Hildred and Charles said...

After two down sizing moves many of our books have been scattered throughout the family, and I know they have good homes as the children were all great readers, starting young. Now I buy books for great-grandchildren and started off with the classics but am now into more modern books. I would NEVER discard a book but we do donate to various community book shelves and hope that they will end their days sitting on someone else's bookshelf....

Elizabeth said...

I still have Palgrave's Golden Treasury which my father was awarded as a school prize in the 1920's!
My big problem with books is that if I LOVE them I press them upon people (who probably don't want them) so all my best books are MIA.

Though a bookish child, I was NOT impressed by "Book Tokens" as Christmas presents.

My first job was with Blackwell's in Oxford -- I catalogued antiquarian books folio/quarto half calf etc etc. Mostly sermons and deadly dull content.

Of course I'm intoxicated by real life bookshops,
but the blissful ease of Amazon --the speed of it, the not paying postage....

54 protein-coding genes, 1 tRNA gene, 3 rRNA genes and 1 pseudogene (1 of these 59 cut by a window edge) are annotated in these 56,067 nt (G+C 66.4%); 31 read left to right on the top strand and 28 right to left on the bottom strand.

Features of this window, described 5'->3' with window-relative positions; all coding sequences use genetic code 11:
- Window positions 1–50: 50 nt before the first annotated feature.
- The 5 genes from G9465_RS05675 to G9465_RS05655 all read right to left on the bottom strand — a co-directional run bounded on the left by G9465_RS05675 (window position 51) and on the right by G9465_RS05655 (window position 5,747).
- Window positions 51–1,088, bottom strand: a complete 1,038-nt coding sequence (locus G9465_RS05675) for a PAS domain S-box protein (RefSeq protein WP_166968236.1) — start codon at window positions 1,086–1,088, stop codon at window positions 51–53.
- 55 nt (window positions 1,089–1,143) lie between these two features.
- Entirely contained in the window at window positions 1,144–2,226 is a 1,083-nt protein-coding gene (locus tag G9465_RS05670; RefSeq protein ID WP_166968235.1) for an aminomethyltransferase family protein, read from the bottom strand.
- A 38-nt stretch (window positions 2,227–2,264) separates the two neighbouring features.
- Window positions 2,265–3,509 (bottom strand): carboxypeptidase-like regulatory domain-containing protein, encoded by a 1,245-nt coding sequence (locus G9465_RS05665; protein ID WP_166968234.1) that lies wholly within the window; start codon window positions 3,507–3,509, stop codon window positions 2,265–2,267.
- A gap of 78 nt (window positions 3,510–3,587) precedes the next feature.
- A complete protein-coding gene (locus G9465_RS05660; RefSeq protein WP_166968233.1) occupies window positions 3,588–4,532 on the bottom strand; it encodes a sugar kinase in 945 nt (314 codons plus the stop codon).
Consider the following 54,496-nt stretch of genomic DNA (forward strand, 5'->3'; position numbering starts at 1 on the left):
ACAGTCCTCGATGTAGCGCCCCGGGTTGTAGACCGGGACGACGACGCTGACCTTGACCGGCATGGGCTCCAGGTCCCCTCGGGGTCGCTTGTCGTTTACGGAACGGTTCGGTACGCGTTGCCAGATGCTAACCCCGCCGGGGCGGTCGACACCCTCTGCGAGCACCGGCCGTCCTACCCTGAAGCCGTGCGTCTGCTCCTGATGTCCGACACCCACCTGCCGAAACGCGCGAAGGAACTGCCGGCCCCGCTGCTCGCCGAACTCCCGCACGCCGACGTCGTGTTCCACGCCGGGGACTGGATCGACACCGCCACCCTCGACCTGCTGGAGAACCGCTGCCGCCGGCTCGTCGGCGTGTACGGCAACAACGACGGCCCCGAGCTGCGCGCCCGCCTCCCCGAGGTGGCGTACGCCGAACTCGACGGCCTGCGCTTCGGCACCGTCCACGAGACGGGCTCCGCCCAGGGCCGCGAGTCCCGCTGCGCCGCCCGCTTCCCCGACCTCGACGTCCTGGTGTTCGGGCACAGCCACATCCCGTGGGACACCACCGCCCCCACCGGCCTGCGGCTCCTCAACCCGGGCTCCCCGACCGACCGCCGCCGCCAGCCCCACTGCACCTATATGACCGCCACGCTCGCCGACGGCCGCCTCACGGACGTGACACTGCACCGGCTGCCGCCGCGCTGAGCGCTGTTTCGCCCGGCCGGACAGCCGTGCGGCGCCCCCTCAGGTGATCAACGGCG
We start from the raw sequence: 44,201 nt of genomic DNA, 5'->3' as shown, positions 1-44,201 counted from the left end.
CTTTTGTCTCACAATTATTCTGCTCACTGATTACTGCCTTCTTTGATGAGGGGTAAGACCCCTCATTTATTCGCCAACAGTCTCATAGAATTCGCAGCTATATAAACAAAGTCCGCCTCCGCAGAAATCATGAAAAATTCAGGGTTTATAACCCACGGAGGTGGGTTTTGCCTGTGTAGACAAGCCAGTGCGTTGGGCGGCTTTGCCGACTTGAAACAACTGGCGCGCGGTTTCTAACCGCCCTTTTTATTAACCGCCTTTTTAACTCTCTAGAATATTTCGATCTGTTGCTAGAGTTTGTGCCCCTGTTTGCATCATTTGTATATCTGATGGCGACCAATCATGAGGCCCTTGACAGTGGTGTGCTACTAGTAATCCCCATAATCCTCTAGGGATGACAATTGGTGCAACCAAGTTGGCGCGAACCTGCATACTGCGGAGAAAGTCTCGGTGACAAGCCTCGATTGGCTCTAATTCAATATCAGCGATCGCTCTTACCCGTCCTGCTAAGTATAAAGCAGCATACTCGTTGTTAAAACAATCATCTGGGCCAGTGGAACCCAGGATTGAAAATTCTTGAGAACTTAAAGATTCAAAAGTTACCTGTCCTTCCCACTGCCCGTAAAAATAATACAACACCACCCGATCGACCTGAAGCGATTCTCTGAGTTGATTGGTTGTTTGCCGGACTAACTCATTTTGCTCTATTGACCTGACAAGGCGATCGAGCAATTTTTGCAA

The best part of living in an apartment building: the book shelves in the basement laundry room -- leave one , take one .
So you don't have to get rid of your books you merely recycle them.
Will not rabbit on here......

ps Haven't blogs and computers made bookish people's lives even richer?

Hope your weather has improved!

John Gray said...

I love books but I am afraid I dont read as much as I did ( blame the internet) however.... I adore bookshops and I love having books and bookshelves in a home

ArcticFox said...

i have to confess that most books I read are from charity shops!! I can't resist a bargain!

anorthcumbriangarden said...

I always said that I would rather be penniless and on the streets than sell my old books.
I love books and I think that came from my mum, and my auntie. Though there were never that many books around the house. Once I was old enough to have some money of my own, my friend and I would sneak out of uni and head to Brough to the specialist plant and natural history bookshop that used to be there. They had a "£5 and under" section, I'm sure that's where most of my wages went. Either that or the one in Keswick!
You can never have too many books, I buy lots for my friend's son, my Godson, to encourage him in his reading.
You really can't beat the smell and atmosphere of a good second hand bookshop, my idea of heaven. Though as you say, for new books Amazon is just so easy. Click, click, click and it's on it's way.

Dartford Warbler said...